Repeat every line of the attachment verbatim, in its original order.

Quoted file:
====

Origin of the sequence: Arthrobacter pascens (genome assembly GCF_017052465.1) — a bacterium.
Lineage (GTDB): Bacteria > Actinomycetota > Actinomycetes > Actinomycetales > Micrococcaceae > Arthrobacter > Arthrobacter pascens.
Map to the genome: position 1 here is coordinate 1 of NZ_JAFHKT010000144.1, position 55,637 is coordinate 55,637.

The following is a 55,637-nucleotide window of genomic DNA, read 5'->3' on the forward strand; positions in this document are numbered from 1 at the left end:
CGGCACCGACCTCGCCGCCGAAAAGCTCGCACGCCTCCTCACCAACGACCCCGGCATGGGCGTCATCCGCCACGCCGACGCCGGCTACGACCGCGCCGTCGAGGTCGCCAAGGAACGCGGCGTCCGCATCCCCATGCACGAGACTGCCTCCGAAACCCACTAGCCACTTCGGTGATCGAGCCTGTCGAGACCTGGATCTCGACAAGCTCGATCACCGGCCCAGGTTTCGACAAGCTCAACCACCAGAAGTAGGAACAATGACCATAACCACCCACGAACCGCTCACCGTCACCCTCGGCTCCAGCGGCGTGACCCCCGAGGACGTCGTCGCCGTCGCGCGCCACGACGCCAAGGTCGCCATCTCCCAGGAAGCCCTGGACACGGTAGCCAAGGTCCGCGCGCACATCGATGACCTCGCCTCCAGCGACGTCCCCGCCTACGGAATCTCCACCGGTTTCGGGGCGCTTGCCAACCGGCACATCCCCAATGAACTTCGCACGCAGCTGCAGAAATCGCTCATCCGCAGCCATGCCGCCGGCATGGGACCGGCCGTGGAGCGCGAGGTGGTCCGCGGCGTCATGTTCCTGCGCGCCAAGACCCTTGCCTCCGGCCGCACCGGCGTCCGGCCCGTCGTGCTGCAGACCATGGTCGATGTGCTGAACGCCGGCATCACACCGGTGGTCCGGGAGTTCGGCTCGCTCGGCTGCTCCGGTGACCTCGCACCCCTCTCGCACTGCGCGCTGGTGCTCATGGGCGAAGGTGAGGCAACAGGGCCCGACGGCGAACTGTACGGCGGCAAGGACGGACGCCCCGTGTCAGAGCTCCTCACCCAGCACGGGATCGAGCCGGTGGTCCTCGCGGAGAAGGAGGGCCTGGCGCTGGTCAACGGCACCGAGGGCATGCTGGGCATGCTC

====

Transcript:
Origin of the sequence: Arthrobacter pascens (genome assembly GCF_017052465.1) — a bacterium.
Lineage (GTDB): Bacteria > Actinomycetota > Actinomycetes > Actinomycetales > Micrococcaceae > Arthrobacter > Arthrobacter pascens.
Map to the genome: position 1 here is coordinate 1 of NZ_JAFHKT010000144.1, position 55,637 is coordinate 55,637.

The following is a 55,637-nucleotide window of genomic DNA, read 5'->3' on the forward strand; positions in this document are numbered from 1 at the left end:
CGGCACCGACCTCGCCGCCGAAAAGCTCGCACGCCTCCTCACCAACGACCCCGGCATGGGCGTCATCCGCCACGCCGACGCCGGCTACGACCGCGCCGTCGAGGTCGCCAAGGAACGCGGCGTCCGCATCCCCATGCACGAGACTGCCTCCGAAACCCACTAGCCACTTCGGTGATCGAGCCTGTCGAGACCTGGATCTCGACAAGCTCGATCACCGGCCCAGGTTTCGACAAGCTCAACCACCAGAAGTAGGAACAATGACCATAACCACCCACGAACCGCTCACCGTCACCCTCGGCTCCAGCGGCGTGACCCCCGAGGACGTCGTCGCCGTCGCGCGCCACGACGCCAAGGTCGCCATCTCCCAGGAAGCCCTGGACACGGTAGCCAAGGTCCGCGCGCACATCGATGACCTCGCCTCCAGCGACGTCCCCGCCTACGGAATCTCCACCGGTTTCGGGGCGCTTGCCAACCGGCACATCCCCAATGAACTTCGCACGCAGCTGCAGAAATCGCTCATCCGCAGCCATGCCGCCGGCATGGGACCGGCCGTGGAGCGCGAGGTGGTCCGCGGCGTCATGTTCCTGCGCGCCAAGACCCTTGCCTCCGGCCGCACCGGCGTCCGGCCCGTCGTGCTGCAGACCATGGTCGATGTGCTGAACGCCGGCATCACACCGGTGGTCCGGGAGTTCGGCTCGCTCGGCTGCTCCGGTGACCTCGCACCCCTCTCGCACTGCGCGCTGGTGCTCATGGGCGAAGGTGAGGCAACAGGGCCCGACGGCGAACTGTACGGCGGCAAGGACGGACGCCCCGTGTCAGAGCTCCTCACCCAGCACGGGATCGAGCCGGTGGTCCTCGCGGAGAAGGAGGGCCTGGCGCTGGTCAACGGCACCGAGGGCATGCTGGGCATGCTC